WHILE KURLANDER places great emphasis on the long-term continuity of liberal völkischideas, he tends to downplay the situational pressures that confronted liberal democrats in the early 1930s. Nazi terror and intimidation placed great pressures on liberal MPs whose refusal to pass the Enabling Law would have been no more than a heroic gesture without any real political consequences. More importantly, however, electoral support for liberal parties had virtually disappeared under the impact of the Great Depression. Not only in Germany, but in most of Europe, parliamentary democracy seemed an outdated model of political organisation. The future, so it seemed, belonged to the totalitarian ideologies of fascism and communism. If confronted with a choice between those two, liberals did indeed see greater commonalities with the Nazis than with the KPD.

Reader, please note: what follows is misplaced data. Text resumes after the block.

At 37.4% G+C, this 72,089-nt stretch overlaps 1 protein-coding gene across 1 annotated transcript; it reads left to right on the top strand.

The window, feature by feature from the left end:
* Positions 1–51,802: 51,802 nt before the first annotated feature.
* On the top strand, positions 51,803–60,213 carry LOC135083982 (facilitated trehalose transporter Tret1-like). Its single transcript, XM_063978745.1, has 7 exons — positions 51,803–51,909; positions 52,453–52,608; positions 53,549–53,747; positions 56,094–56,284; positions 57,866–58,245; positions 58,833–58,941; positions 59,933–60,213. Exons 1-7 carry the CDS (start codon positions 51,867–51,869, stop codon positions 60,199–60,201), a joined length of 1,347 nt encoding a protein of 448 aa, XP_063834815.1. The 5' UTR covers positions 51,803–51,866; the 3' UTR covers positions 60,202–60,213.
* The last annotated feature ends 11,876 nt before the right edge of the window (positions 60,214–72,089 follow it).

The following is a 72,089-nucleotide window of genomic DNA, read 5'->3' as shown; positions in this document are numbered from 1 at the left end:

Despite his overemphasis on long-term continuities, Kurlander is right in pointing out that the history of left liberals in the Third Reich has been ignored for too long. The story of German liberalism’s collapse in the wake of the Great Depression continues to be highly relevant. The failure of Weimar republicans to vigorously oppose the rise of Nazism demonstrates how easily a liberal democracy can succumb to a totalitarian movement, particularly at a time of severe economic recession when confidence in the values of liberalism and free-market capitalism is shaken to its very foundations.

Robert Gerwarth teaches Modern European History at UCD and is director of UCD’s Centre for War Studies (www.warstudies.ie)